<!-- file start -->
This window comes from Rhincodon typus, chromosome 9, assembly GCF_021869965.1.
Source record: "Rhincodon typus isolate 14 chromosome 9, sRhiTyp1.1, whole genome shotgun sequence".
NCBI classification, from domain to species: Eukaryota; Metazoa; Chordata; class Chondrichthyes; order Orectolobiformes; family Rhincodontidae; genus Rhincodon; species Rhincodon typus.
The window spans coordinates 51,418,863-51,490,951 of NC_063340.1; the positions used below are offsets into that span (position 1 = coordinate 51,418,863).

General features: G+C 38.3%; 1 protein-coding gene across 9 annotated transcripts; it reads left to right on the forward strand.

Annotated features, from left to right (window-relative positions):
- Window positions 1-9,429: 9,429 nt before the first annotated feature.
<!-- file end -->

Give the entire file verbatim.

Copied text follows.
This window comes from Rhincodon typus, chromosome 9, assembly GCF_021869965.1.
Source record: "Rhincodon typus isolate 14 chromosome 9, sRhiTyp1.1, whole genome shotgun sequence".
NCBI classification, from domain to species: Eukaryota; Metazoa; Chordata; class Chondrichthyes; order Orectolobiformes; family Rhincodontidae; genus Rhincodon; species Rhincodon typus.
The window spans coordinates 51,418,863-51,490,951 of NC_063340.1; the positions used below are offsets into that span (position 1 = coordinate 51,418,863).

General features: G+C 38.3%; 1 protein-coding gene across 9 annotated transcripts; it reads left to right on the forward strand.

Annotated features, from left to right (window-relative positions):
- Window positions 1-9,429: 9,429 nt before the first annotated feature.